Matthew begins his genealogy with Abraham and moves forward through fourteen generations in history to David, and then his descendents through fourteen generations to the Babylonian exile, and another fourteen generations to “Jacob the father of Joseph, the husband of Mary by whom was born Jesus, who is called Christ” (Matt. 1:16).


Another genealogy is given by Luke, which moves in the opposite direction. He begins with Joseph and goes back to David, Abraham and Adam (Luke 3:31, 34, 38). He is giving evidence to show that Jesus “will be great and will be called the Son of the Most High; and the Lord God will give Him the throne of His father David; and He will reign over the house of Jacob forever, and His kingdom will have no end” (1:32-33).


Both of the genealogies are dealing with the same person, Jesus the Messiah. Both trace the lineage of Jesus through His adopted father Joseph, the husband of Mary, of whom Jesus was born.


Legal and Royal Rights to the Throne of David


The difficulty we encounter when we look at the two genealogies is quite interesting. They are the lines of two brothers and the children are cousins. Matthew says that Joseph was the son of Jacob who descended from David through David’s son and successor King Solomon (1:6). However, Luke says that Joseph was the son of Heli who had descended from David through Nathan (Luke 3:31), who was also David’s son and a brother of Solomon (v. 32).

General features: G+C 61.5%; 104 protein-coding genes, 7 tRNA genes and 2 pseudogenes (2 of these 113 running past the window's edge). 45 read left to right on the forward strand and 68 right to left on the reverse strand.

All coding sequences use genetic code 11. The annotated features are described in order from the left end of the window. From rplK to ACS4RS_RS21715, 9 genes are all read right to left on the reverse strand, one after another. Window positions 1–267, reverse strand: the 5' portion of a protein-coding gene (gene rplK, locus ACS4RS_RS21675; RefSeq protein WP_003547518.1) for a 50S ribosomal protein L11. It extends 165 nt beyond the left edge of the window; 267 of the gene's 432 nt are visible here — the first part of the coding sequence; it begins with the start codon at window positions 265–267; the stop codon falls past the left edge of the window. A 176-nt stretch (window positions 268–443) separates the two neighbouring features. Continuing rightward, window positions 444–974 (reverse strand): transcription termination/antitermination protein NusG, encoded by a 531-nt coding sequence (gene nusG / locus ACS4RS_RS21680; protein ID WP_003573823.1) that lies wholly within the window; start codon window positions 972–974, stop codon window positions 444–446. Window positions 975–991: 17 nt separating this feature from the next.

Bernhard Weiss and James Orr carefully note that we are looking at two lineages of Joseph and Mary respectively, each who are descendents of King David. “Nathan’s line ran on through the years and ultimately produced the Virgin Mary. Solomon’s line ran on through the years and ultimately produced Joseph.” But Joseph was not the father of Jesus. He was the husband of Mary, the adoptive father of Jesus (Matt. 1:16). The distinction between these two lines of descent from David is between the “royal” line of those who actually sat on the throne and the “legal” line of descent from one oldest son to the next, even though these descendents never actually reigned as kings of Israel.


It is important to keep in mind these two lines of descendents from King David.


Nathan was the older brother of Solomon, but the younger brother took the throne. Solomon was the king God chose to reign after David’s death. Normally, however, that would have fallen to the elder son, Nathan, who would have been king if God had not given it to Solomon. Of course, none of Nathan’s descendents ever claimed the throne.

There were no reigning kings in his line of descendents, even though they had the legal right to the throne. When Joseph adopted Jesus as his legal son, Jesus became both David’s direct descendent through David’s son Nathan (Mary’s side), and David’s legal royal heir through Solomon (Joseph’s side).


The line of Solomon continued down through the centuries until it eventually produced Joseph, who was betrothed to the virgin Mary who would eventually become her husband after she had given birth to Jesus. However, note very carefully that Jesus was not a descendent of Joseph. However, when Joseph took Mary under his protection and thus became the adoptive father of her divine child, he passed the right of royalty to Jesus.


A Divine Curse